A small hospital with big muscles: Prof. Michael Drexler leads his team with an eye on the future
Updated: Mar 20, 2022
Professor Michael Drexler had a dream. From the time he was 13 years old, he wanted to be a doctor.
“I worked hard to achieve this goal,” says Prof. Drexler. “And it wasn’t an easy road.”
Following 15 years of schooling, he became an orthopedic surgeon. But his education didn’t stop there. He participated in four different fellowships that took him to Germany, Canada and the United States. Following four years at Ichilov Hospital in Tel Aviv, he moved to Samson Assuta Ashdod to head the Orthopedic Department.
As humble as he is passionate, Professor Drexler, now a specialist in knee and hip joint replacement, loves his job.
“When you head a department, you often have to manage people who are ‘set in their ways’ or ‘old in their thinking’. It can be very frustrating. However, at Assuta, we handpicked innovative senior doctors to lead our five different units: hand, foot and ankle, spine, shoulder, children's orthopedic, arthroplasty and trauma. Now I can’t blame anyone for ‘old’ thinking except for myself!”
Prof. Drexler doesn’t have to worry about falling behind the times. With Assuta Ashdod’s support, he’s planning to create the first orthopedic robotic center in Israel.
Always looking toward future growth, physicians like Professor Drexler and his team are ensuring that Assuta Ashdod provides the most current treatments available.
In fact, Svetlana Balutzky came to Assuta Ashdod straight from Ben Gurion airport.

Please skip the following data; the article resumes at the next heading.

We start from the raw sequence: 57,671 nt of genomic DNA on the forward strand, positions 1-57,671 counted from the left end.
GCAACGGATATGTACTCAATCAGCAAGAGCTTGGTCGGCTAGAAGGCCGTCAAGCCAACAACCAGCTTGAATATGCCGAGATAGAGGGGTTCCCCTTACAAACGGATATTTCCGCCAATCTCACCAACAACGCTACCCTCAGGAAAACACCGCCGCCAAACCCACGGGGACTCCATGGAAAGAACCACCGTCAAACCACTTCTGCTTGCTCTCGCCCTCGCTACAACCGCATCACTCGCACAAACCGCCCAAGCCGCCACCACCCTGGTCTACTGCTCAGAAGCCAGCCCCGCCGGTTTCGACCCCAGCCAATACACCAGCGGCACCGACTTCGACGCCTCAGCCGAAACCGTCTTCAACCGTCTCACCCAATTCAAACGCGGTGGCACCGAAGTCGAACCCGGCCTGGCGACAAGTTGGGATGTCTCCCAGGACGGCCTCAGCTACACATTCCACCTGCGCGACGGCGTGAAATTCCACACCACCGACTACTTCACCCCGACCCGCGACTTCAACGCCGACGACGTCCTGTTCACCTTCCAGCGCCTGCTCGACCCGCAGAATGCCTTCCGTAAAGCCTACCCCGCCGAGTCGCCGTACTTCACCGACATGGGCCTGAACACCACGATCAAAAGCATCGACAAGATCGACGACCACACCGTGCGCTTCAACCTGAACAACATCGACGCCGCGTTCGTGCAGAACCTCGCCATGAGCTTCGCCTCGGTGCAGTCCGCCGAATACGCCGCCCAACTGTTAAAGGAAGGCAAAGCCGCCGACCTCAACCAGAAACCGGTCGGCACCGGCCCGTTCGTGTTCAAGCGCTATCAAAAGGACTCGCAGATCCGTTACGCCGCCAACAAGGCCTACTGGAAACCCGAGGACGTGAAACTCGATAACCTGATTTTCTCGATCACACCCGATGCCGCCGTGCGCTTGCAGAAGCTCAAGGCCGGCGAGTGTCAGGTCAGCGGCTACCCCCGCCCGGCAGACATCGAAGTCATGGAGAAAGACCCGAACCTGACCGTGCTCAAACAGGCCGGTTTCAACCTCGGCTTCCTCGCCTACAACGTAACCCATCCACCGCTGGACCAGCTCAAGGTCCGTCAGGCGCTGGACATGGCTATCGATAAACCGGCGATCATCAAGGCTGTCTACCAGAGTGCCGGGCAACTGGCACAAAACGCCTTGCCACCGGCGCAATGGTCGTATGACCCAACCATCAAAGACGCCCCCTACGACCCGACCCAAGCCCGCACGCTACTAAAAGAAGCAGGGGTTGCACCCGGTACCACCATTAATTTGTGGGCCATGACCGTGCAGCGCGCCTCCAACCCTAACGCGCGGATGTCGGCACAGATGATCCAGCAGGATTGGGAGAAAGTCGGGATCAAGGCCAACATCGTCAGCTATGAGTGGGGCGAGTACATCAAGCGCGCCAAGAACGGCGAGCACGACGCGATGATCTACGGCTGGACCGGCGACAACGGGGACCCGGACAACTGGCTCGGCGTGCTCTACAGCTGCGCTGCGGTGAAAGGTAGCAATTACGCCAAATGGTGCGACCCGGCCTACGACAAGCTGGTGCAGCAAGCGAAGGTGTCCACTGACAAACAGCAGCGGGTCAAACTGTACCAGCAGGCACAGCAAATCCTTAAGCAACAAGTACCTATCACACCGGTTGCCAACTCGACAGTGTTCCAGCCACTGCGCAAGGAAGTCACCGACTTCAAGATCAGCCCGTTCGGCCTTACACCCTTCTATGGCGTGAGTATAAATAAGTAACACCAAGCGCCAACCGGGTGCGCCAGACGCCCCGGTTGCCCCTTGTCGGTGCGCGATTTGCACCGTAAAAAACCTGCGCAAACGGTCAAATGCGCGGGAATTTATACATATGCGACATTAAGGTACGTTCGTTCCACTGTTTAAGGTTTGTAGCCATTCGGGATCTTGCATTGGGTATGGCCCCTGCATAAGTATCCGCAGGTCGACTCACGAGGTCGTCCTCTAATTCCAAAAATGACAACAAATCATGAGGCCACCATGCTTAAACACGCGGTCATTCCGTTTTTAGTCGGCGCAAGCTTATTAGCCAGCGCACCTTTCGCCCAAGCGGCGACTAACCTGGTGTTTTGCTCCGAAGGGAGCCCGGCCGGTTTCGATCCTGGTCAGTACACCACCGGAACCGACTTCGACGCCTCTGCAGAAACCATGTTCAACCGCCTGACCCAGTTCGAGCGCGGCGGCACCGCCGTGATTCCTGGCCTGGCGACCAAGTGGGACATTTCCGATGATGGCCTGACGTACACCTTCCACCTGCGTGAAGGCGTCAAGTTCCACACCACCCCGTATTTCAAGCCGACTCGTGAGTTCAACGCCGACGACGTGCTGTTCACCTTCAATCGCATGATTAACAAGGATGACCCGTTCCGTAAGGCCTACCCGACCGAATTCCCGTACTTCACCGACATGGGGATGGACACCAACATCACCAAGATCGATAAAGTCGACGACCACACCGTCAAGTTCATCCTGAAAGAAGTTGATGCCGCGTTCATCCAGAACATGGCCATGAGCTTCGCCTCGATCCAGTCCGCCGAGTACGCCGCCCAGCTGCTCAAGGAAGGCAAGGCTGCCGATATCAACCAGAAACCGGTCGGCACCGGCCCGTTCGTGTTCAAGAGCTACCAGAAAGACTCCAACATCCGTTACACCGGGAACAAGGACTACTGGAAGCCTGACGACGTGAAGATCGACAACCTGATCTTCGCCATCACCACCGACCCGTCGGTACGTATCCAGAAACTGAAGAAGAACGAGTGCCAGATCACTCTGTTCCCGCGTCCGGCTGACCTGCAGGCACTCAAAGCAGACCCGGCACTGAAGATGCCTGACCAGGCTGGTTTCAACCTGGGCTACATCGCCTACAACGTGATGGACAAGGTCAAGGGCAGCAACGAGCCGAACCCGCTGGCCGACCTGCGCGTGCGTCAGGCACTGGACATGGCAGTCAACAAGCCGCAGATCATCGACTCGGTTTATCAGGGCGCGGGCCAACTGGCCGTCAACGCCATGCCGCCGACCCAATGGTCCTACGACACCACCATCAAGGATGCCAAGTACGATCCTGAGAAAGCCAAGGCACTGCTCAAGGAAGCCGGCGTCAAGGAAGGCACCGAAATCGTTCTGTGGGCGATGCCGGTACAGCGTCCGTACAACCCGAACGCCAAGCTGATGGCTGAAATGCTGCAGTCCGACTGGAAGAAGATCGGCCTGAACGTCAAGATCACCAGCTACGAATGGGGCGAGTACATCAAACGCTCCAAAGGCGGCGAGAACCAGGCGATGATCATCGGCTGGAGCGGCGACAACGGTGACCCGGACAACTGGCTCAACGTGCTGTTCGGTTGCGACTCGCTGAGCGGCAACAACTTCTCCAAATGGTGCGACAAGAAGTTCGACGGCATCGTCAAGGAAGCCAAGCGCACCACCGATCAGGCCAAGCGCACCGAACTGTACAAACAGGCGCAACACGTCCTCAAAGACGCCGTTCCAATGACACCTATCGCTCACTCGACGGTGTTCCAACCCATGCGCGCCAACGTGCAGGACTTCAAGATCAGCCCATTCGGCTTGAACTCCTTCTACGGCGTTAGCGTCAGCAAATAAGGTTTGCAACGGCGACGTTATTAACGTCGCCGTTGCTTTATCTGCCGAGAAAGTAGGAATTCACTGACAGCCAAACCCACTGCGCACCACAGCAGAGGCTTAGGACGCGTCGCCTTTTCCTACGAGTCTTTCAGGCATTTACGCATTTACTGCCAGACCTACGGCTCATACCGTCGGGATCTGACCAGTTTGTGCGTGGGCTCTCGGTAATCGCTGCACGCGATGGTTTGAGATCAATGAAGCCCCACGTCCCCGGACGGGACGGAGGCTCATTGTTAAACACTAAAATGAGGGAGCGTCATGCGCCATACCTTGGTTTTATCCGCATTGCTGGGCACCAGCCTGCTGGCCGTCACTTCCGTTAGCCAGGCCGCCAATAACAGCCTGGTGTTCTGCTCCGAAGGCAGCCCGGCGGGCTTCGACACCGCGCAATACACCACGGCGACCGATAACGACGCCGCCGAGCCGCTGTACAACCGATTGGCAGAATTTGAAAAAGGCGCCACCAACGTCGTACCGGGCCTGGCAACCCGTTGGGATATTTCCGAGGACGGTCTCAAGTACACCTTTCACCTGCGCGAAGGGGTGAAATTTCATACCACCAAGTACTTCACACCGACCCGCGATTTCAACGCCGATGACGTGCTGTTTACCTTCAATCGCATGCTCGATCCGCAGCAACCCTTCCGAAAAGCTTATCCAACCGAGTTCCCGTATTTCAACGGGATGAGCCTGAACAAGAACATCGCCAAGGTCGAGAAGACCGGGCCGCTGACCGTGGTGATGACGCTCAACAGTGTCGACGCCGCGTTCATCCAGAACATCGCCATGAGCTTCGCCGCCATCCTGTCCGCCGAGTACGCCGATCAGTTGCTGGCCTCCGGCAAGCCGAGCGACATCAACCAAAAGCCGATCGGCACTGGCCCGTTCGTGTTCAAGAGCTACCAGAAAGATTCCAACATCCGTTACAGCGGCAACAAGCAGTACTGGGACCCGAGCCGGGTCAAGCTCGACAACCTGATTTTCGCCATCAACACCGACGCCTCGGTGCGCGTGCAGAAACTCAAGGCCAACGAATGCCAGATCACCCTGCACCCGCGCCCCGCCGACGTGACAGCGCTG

Svetlana had fallen and broken her hip at her home in Ukraine two months prior, but the Ukrainian doctors informed her that surgery was not necessary. When Svetlana’s granddaughter, Olga, flew from Israel to Ukraine to take care of her grandmother, she saw immediately that Svetlana could not walk and suffered from debilitating pain. Olga was extremely worried and urged Svetlana to move to Israel. “The Ukrainian doctors there said it was nothing. Only when we finally came to Assuta Ashdod did we realize how bad her injury really was.”
In fact, according to Prof. Drexler, Svetlana’s hip fracture required exceedingly complex surgery. With the help of the medical staff, she finally began to walk again and took her first steps in Israel.
For Prof. Drexler, it’s an incredible feeling knowing when you’ve “taken away their agony and literally changed their lives for good.”
And the work is constant.
In the last few days alone, Professor Drexler performed a total knee arthroplasty (knee replacement) on a 91-year-old woman. He operated on a 58-year old man born with developmental dysplasia of the hip (DDH) who suffered his entire life with one leg seven centimeters shorter than the other. The professor also successfully treated a 40-year-old woman who, after many failed treatments elsewhere, underwent surgery with a navigation robot (which holds the knee so surgery is as accurate as possible).
“This is a new age of arthroplasty,” he says, with excitement in his eyes.
And Prof. Drexler is proud to be a part of it. He’s grateful to lead a team of talented surgeons and staff, each one with unique talents and skills. As he says, “We’re a small hospital with big muscles.”